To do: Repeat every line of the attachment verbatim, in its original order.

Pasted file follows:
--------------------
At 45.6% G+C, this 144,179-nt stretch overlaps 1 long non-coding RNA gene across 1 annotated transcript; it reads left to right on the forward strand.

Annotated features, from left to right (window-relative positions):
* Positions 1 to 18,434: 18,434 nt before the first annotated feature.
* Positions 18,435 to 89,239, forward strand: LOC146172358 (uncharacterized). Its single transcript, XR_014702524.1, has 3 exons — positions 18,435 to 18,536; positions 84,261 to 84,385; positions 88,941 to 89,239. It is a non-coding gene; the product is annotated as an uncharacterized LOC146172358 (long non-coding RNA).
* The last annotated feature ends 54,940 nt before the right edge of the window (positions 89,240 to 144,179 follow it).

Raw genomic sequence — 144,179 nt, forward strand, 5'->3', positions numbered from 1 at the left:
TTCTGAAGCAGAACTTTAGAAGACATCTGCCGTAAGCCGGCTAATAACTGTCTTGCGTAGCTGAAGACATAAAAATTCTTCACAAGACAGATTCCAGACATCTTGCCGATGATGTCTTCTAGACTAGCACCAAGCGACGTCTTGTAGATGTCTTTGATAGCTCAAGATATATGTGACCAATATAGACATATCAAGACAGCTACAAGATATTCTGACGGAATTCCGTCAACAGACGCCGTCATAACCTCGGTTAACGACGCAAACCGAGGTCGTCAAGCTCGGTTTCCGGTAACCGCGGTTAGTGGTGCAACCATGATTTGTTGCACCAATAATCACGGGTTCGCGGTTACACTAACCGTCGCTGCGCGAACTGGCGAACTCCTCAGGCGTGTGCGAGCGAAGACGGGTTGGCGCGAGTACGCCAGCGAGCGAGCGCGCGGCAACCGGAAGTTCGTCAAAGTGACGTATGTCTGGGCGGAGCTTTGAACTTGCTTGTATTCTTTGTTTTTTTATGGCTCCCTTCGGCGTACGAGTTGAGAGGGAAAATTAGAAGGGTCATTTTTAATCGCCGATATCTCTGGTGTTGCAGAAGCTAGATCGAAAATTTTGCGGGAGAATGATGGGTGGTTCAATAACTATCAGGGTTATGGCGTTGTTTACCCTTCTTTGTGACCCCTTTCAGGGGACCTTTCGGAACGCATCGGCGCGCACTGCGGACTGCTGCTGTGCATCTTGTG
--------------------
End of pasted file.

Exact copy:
At 45.6% G+C, this 144,179-nt stretch overlaps 1 long non-coding RNA gene across 1 annotated transcript; it reads left to right on the forward strand.

Annotated features, from left to right (window-relative positions):
* Positions 1 to 18,434: 18,434 nt before the first annotated feature.
* Positions 18,435 to 89,239, forward strand: LOC146172358 (uncharacterized). Its single transcript, XR_014702524.1, has 3 exons — positions 18,435 to 18,536; positions 84,261 to 84,385; positions 88,941 to 89,239. It is a non-coding gene; the product is annotated as an uncharacterized LOC146172358 (long non-coding RNA).
* The last annotated feature ends 54,940 nt before the right edge of the window (positions 89,240 to 144,179 follow it).

Raw genomic sequence — 144,179 nt, forward strand, 5'->3', positions numbered from 1 at the left:
TTCTGAAGCAGAACTTTAGAAGACATCTGCCGTAAGCCGGCTAATAACTGTCTTGCGTAGCTGAAGACATAAAAATTCTTCACAAGACAGATTCCAGACATCTTGCCGATGATGTCTTCTAGACTAGCACCAAGCGACGTCTTGTAGATGTCTTTGATAGCTCAAGATATATGTGACCAATATAGACATATCAAGACAGCTACAAGATATTCTGACGGAATTCCGTCAACAGACGCCGTCATAACCTCGGTTAACGACGCAAACCGAGGTCGTCAAGCTCGGTTTCCGGTAACCGCGGTTAGTGGTGCAACCATGATTTGTTGCACCAATAATCACGGGTTCGCGGTTACACTAACCGTCGCTGCGCGAACTGGCGAACTCCTCAGGCGTGTGCGAGCGAAGACGGGTTGGCGCGAGTACGCCAGCGAGCGAGCGCGCGGCAACCGGAAGTTCGTCAAAGTGACGTATGTCTGGGCGGAGCTTTGAACTTGCTTGTATTCTTTGTTTTTTTATGGCTCCCTTCGGCGTACGAGTTGAGAGGGAAAATTAGAAGGGTCATTTTTAATCGCCGATATCTCTGGTGTTGCAGAAGCTAGATCGAAAATTTTGCGGGAGAATGATGGGTGGTTCAATAACTATCAGGGTTATGGCGTTGTTTACCCTTCTTTGTGACCCCTTTCAGGGGACCTTTCGGAACGCATCGGCGCGCACTGCGGACTGCTGCTGTGCATCTTGTG